If you’ve been in the area of Schenley Park on Frew Street near the Westinghouse Memorial and Pond, you may have noticed the Schenley Park Genetic Tree Research Grove. This one-acre area is dedicated to planting trees to study, in partnership with the City of Pittsburgh and Tree Pittsburgh.
The Parks Conservancy has previously hosted studies of trees and their genetic composition that resulted in published scientific papers on London Plane trees, Red maples, and American holly. This research shows that older trees have measurable genetic differences between themselves, while new replacement species from nurseries don’t have the same diversity. This can harm an urban forest as older trees die and are replaced. Genetic diversity can help urban forests by defending them against the increasing number of diseases and non-native insects that are threatening trees’ survival.
The Schenley Park Tree Research Grove is dedicated to providing a space to plant and study native trees gathered from resilient trees’ seed in our parks. Researchers are then able to track which trees thrive over a period of 7 to 10 years, while the grove also helps to mitigate stormwater runoff during that time. Unsuccessful trees are removed from the grove and transplanted in park woodlands as restoration trees. The more successful trees will be given to public nurseries and planted in the future, diversifying trees on the market and ensuring that there are trees available that can thrive in Pittsburgh. This process is assisted by the Tree Pittsburgh Heritage Nursery, who raises the trees from seeds until they are large enough for the grove.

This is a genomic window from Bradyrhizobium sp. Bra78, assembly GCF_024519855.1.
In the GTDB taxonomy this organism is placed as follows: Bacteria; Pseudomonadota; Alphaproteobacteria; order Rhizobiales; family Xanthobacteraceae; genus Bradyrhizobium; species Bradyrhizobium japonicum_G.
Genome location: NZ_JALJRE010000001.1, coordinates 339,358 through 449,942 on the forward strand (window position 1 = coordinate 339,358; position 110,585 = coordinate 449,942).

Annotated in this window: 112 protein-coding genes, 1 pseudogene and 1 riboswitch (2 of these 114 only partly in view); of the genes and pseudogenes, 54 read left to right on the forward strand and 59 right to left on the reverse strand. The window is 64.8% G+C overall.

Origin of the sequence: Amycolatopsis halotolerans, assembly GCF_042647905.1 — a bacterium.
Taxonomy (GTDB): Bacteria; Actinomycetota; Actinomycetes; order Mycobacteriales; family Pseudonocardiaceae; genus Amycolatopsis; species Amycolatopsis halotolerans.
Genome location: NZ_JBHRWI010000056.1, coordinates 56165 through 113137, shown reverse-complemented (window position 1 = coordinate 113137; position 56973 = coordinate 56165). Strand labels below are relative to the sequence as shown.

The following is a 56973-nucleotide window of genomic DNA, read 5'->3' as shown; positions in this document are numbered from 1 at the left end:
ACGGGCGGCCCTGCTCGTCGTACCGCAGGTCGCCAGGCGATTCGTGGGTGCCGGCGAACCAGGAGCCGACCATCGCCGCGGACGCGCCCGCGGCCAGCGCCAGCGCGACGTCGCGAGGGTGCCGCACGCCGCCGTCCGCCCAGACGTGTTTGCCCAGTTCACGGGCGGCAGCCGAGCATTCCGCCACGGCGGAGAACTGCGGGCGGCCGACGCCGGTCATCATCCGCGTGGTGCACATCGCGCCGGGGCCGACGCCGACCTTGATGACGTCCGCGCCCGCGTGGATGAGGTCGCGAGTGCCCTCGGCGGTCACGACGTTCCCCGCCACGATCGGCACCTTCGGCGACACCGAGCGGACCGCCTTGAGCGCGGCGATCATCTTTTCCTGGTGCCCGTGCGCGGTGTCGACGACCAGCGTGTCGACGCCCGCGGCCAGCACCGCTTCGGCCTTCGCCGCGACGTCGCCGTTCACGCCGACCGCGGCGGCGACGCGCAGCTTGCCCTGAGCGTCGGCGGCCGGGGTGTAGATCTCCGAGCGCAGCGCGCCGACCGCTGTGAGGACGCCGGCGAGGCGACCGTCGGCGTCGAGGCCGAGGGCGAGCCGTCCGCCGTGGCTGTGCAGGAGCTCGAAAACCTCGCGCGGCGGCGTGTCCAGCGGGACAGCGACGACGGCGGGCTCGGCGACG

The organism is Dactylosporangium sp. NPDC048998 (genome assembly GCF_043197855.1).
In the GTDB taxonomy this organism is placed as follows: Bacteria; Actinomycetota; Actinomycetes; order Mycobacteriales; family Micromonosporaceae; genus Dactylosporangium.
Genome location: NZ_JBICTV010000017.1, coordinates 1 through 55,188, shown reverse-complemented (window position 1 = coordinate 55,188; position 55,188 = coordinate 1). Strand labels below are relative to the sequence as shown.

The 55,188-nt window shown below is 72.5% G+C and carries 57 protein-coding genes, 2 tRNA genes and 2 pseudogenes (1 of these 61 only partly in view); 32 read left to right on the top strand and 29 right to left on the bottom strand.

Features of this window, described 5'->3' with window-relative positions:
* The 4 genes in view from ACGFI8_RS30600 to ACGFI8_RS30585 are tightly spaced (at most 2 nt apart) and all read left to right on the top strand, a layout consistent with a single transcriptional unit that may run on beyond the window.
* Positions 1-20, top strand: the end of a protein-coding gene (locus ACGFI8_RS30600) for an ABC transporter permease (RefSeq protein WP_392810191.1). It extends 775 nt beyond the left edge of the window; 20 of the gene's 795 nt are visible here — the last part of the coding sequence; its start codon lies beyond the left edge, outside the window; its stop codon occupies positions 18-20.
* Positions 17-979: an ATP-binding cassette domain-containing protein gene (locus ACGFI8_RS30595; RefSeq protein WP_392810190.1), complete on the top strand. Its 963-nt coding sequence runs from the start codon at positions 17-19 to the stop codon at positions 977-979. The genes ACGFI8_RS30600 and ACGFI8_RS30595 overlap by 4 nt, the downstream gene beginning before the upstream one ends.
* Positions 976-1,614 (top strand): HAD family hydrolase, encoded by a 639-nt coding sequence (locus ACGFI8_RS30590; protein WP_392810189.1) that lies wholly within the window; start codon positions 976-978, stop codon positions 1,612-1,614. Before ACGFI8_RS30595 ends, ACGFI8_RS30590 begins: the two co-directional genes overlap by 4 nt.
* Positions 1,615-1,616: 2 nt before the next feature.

The first phase of this research project began in 2019, when yellowwood trees were planted. Yellowwood trees have historically been challenging to grow in Pittsburgh’s parks, but they may be a good candidate to increase genetic diversity because there are some older yellowwoods that thrive in Schenley.